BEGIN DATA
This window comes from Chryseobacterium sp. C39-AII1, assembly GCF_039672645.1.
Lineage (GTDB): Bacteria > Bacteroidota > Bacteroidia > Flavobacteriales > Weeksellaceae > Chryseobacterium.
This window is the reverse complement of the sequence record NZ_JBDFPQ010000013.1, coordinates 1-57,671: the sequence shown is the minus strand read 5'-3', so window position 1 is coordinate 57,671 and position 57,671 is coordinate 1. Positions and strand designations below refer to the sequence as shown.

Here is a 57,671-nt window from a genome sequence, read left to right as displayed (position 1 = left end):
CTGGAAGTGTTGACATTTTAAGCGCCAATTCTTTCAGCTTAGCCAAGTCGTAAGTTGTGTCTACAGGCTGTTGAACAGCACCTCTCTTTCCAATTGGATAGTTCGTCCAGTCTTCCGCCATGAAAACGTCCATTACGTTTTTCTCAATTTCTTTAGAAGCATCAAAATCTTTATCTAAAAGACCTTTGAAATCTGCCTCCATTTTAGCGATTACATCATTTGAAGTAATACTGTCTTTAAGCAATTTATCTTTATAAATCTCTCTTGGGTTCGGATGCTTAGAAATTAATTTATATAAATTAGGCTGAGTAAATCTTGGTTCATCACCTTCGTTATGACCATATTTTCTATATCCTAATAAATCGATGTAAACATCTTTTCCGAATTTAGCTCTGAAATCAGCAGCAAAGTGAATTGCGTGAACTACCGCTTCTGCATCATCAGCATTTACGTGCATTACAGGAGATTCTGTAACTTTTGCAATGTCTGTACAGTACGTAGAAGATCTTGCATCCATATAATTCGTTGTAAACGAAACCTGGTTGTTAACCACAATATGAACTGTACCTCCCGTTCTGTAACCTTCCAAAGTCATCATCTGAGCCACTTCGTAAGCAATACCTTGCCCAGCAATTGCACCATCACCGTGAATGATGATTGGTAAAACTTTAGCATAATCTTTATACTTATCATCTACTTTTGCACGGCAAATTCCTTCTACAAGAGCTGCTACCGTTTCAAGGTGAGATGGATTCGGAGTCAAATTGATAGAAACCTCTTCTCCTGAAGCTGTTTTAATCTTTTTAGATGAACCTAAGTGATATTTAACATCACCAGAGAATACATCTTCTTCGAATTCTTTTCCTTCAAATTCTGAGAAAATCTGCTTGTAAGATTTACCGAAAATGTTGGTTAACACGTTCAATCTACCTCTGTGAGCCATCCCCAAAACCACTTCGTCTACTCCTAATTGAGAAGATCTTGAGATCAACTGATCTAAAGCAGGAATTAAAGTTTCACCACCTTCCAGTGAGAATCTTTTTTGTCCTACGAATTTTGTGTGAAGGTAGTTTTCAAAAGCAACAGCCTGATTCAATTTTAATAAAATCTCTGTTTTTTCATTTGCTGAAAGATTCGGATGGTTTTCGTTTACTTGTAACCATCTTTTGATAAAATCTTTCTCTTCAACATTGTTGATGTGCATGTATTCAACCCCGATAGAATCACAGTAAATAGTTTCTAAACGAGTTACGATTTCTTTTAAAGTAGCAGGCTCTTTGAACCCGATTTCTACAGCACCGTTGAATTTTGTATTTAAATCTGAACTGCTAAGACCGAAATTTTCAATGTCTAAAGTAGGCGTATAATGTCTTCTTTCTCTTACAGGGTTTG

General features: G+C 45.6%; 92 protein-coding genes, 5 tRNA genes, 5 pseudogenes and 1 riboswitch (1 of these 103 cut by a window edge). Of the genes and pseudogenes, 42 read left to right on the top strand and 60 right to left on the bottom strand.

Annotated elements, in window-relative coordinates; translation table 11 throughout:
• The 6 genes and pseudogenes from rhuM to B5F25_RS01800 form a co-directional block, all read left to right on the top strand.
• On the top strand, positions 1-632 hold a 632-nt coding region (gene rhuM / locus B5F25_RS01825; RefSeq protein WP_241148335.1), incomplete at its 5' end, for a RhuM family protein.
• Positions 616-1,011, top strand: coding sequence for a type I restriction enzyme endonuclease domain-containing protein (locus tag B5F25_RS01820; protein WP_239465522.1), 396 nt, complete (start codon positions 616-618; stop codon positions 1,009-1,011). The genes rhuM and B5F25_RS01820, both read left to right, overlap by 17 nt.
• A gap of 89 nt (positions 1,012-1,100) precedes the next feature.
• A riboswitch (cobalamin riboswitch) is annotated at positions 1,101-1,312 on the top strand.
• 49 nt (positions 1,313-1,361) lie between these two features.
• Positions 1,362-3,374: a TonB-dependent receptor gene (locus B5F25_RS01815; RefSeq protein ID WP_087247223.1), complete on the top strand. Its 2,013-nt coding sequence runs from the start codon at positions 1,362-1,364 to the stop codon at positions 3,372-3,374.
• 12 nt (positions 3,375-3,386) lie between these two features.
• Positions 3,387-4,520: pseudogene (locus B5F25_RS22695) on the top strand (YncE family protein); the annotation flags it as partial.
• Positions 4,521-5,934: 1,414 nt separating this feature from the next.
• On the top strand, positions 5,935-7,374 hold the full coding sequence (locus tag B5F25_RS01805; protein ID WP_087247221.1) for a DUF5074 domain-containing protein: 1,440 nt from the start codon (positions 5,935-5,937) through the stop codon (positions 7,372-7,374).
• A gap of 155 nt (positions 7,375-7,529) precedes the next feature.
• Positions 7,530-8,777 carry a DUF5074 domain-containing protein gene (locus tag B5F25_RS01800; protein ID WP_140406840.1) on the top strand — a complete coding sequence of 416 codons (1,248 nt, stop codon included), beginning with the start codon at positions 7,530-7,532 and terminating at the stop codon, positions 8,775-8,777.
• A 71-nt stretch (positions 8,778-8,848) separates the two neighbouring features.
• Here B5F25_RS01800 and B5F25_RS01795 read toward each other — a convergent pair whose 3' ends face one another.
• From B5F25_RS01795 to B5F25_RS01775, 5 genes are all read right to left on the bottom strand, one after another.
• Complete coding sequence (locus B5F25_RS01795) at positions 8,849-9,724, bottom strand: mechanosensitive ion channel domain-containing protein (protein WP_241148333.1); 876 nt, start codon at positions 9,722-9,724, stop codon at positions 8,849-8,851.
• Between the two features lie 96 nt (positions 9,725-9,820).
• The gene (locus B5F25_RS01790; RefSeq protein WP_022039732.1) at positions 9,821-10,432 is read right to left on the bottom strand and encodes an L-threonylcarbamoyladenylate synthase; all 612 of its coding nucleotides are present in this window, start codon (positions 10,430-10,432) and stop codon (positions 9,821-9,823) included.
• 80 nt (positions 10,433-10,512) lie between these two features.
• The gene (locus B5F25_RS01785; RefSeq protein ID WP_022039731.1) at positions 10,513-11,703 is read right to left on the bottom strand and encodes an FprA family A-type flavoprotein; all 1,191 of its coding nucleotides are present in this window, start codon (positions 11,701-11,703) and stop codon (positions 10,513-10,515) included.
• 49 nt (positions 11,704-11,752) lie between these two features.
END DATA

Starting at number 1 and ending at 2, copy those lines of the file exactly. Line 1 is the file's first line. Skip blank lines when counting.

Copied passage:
This window comes from Chryseobacterium sp. C39-AII1, assembly GCF_039672645.1.
Lineage (GTDB): Bacteria > Bacteroidota > Bacteroidia > Flavobacteriales > Weeksellaceae > Chryseobacterium.